Sunday, June 26, 2011

National Library of Medicine: An Informatics and Government Agency Exemplar

This week I am off to another meeting I attend every year, which is the National Library of Medicine (NLM) Informatics Training Conference, the annual meeting held for all trainees funded under the NLM Biomedical Informatics Training Grant Program. Also in attendance are program directors and faculty, NLM staff, VA informatics trainees, and a variety of other people. The meeting varies between being held at the NLM and the various sites; OHSU hosted the meeting in 2009.

At a time when Americans increasingly question the function and value of their government and its agencies,  the NLM is a shining testament to the good that the public sector can perform. It is hard to imagine a private entity carrying out the mission of NLM, especially as successfully as it has done so.

The NLM is the world's medical librarian, providing an entry way into the biomedical literature for anyone on the planet who types into a browser. (The Pubmed system provides access to the MEDLINE bibliographic database, which contains the title, abstract, source information, and other metadata about scientific journals articles in biomedicine.) Even though most of the articles referenced in MEDLINE are from commercial publishers and not freely accessible, NLM delivers users to the publishers' electronic doorsteps. The NLM and its talented scientists and developers have pushed the envelope in many other areas as well, from genomics to imaging to public health. The NLM serves not only researchers and clinicians, but also consumers and policy makers.

Another critical role of the NLM is its scientific leadership in the field of biomedical and health informatics. The NLM funds research in informatics as well as the training of future scientists and leaders. While not the only federal agency involved in the use of information technology in health and biomedicine, it is clearly the foundational leader that facilitates the basic research to inform others who apply it.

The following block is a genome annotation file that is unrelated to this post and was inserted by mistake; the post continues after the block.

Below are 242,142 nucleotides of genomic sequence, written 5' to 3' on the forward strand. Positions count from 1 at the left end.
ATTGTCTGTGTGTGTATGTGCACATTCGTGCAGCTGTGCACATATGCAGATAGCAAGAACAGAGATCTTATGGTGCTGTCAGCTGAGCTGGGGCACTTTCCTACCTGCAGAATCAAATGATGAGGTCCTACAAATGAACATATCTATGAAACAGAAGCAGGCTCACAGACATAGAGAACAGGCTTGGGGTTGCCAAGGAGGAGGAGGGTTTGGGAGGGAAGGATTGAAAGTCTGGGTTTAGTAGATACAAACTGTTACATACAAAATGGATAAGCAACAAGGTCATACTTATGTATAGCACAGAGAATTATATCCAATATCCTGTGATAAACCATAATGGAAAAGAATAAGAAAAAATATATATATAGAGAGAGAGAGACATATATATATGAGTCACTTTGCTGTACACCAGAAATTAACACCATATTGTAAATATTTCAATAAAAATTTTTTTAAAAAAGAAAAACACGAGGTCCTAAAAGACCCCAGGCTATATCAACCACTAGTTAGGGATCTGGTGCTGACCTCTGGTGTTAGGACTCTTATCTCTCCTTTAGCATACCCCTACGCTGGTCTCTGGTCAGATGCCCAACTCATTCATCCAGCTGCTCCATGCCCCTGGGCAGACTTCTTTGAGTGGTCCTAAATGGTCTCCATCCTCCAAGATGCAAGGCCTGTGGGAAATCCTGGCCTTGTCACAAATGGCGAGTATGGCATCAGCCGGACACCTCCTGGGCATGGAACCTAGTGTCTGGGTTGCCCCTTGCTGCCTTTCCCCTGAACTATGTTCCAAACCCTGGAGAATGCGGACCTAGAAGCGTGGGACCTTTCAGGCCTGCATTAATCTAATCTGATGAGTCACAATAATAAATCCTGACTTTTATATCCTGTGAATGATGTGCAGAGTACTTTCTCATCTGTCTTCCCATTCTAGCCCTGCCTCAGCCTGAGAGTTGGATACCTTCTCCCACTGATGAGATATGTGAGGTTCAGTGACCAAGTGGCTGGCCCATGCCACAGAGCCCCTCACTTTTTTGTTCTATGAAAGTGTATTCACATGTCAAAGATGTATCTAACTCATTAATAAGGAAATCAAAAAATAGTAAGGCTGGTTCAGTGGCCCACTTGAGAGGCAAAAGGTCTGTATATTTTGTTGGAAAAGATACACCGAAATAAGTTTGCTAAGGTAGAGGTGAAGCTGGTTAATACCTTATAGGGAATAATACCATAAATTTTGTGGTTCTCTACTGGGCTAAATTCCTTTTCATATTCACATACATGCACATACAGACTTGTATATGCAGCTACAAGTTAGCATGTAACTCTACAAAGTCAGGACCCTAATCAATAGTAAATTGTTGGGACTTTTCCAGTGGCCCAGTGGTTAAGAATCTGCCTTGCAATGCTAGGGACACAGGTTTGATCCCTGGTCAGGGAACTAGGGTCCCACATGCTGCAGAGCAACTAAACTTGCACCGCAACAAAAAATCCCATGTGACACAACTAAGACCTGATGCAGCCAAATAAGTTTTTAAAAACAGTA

No small part of the NLM's success is due to its excellent leadership in Donald AB Lindberg, MD, who has guided the Library for over two decades, longer than I and many others have been in the field. Dr. Lindberg has been remarkably prescient over the years. I remember him touting the virtues of the Human Genome Project when I was an NLM informatics trainee in the late 1980s. Subsequently he has been spot on in his seeing the development of new venues for publishing as well as the desire for patients and consumers to access health information online.

The NLM also has longevity. It has an illustrious history, dating back to its inception as the The Library of the Office of the Surgeon General of the Army, led in its early days by John Shaw Billings, MD. This year is the NLM's 175th year anniversary.

I have a great deal of gratitude for the NLM personally. Like many who work in informatics, my career would not be what it is without the help of NLM. I entered the field in a postdoctoral fellowship directly out of my medical training in 1987. The three years of fellowship funded by NLM allowed me to gain knowledge and skills as well as prepare for an academic career in the field. After completing my informatics training, I landed a faculty position at Oregon Health & Science University (OHSU), funded by a grant to OHSU under the Integrated Advanced Information Management Systems (IAIMS) program, an NLM initiative to develop the informatics human and technology infrastructure at academic medical centers. (In the 21st century, these activities are a normal part of doing business at academic medical centers.) The director of the OHSU IAIMS program, who recruited me to that first job, J. Robert Beck, MD, also obtained an NLM informatics training grant at OHSU, of which I now serve as PI and Director.

The NLM has also funded my research over the years, not only providing the resources for my own scientific contributions to the field but also giving me the experience and latitude to develop other aspects of my career. My first grant ever was a First Independent Research Support & Transition (FIRST) Award (also known as an R29). Since then I have had a number of subsequent grants both for research and education of trainees. These projects, from research to teaching, have enabled me to touch the life of countless others who have also achieved success in their careers in the field.

While it is obvious that the US government needs to make some painful decisions about long-term debt control, discretionary expenditures such as those on NLM have been beneficial to many people, not to mention the health of Americans and others around the world. When politicians and policy makers are deliberating, I hope they will consider the value and impact that government agencies like the NLM have made to so many people. I will always be grateful for what the NLM has done for me.

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